“My Big Fat Greek Wedding 2,” the sequel to Nia Vardalos’s 2002 smash-hit original, superseded many expectations. Sequels are risky, but Vardalos was obviously up for the challenge.
This time around, main character Toula Portokalos (Nia Vardalos), now Toula Miller, is forced to let go — her daughter Paris (Elena Kampouris) begins to pull away as she prepares for college.
Toula and her husband Ian (John Corbett) find themselves in a rut, failing to connect emotionally and sexually. However, the two have nothing to worry about because Toula’s overbearing and somewhat smothering family can fix almost anything — even a non-legal marriage, as we see in the case of Gus and Maria (Michael Constantine and Lainie Kazan).
Fourteen years have passed, and meeting the Portokalos-Miller family was worth the wait. “My Big Fat Greek Wedding 2” is almost as funny as the original. NY Times critics have noted “ethnic clichés and exhausted jokes.” However, true fans of the first movie will revel in the reappearance of many punchlines that first made them cry in 2002.
Vardalos proves it’s acceptable to make fun of your family and culture without playing into stereotypes. She incorporates the tropes of the opinionated aunt, overbearing parents and distanced child into the movie in relatable ways, encouraging the audience to recall members of their own families. The only real critique worth making about the movie is why it took Vardalos so long to bring her characters back to life.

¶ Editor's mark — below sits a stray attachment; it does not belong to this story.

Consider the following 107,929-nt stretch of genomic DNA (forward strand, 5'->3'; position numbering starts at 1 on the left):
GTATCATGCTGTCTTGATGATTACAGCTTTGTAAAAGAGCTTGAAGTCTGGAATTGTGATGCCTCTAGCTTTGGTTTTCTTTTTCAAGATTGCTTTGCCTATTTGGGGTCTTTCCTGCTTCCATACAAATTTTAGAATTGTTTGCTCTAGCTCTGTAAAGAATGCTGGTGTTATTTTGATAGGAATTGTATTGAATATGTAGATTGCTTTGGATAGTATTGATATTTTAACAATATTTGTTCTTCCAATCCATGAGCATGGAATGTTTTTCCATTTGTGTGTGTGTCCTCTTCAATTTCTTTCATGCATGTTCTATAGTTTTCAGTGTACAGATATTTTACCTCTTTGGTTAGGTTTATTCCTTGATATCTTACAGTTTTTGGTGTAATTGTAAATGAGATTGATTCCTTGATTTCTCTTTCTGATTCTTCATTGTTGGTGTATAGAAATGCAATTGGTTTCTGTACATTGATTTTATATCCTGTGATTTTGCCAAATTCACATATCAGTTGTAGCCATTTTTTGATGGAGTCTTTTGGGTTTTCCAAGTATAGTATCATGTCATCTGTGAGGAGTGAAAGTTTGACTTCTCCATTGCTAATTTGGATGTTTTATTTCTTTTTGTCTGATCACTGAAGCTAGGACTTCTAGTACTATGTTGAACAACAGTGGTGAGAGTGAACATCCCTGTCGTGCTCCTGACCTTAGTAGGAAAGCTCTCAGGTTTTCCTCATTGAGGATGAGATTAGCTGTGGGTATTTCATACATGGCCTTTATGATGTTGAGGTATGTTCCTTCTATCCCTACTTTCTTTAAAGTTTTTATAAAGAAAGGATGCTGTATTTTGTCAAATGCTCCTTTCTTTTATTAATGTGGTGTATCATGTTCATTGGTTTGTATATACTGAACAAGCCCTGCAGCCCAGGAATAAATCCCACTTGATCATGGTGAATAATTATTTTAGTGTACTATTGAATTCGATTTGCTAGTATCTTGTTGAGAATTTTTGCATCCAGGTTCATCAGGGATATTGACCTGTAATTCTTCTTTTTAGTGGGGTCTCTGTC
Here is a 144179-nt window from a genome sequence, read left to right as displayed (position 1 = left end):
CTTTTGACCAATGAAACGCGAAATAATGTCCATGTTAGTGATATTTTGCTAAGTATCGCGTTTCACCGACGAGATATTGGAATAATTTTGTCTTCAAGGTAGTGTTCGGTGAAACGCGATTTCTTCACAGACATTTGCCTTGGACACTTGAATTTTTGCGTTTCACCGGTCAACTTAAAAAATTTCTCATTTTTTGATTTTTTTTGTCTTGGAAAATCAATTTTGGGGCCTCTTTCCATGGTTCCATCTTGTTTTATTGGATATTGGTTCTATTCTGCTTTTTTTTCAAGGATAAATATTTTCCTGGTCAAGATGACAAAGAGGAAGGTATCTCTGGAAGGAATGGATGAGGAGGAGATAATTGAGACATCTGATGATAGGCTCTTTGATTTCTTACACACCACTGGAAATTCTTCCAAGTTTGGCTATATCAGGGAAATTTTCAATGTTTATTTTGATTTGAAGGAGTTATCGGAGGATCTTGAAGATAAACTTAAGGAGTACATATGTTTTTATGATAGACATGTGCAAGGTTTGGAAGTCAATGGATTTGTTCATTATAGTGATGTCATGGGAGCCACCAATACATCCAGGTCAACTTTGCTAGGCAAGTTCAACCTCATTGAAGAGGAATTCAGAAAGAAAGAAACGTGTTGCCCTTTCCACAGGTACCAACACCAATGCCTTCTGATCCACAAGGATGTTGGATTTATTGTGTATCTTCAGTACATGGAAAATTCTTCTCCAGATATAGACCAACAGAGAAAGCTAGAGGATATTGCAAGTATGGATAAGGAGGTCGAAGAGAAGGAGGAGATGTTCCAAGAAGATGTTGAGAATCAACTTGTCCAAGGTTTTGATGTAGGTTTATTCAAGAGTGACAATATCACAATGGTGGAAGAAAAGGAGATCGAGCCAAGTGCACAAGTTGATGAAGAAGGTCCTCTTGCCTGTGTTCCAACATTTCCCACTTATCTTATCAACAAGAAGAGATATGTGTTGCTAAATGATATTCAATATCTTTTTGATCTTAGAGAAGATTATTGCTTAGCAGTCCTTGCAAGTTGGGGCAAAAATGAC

The hiatus between movies is tied to Vardalos’s own personal experiences — her pregnancy troubles. “It was a sad process for me to become a mom and a long process. I felt so embarrassed that I couldn’t have a biological child,” she told People Magazine. Vardalos and her husband ended up adopting a 3-year-old girl in 2008. It’s fitting that Nia Vardalos waited for inspiration from the real-life experience of motherhood — most of her characters are based on family members and friends.
This familial portrayal particularly succeeds with Gus. Vardalos uses her father’s fetish with Windex as one of the movie’s biggest punchlines, and the joke lands every time. The same can be said of the movie as a whole — it just works.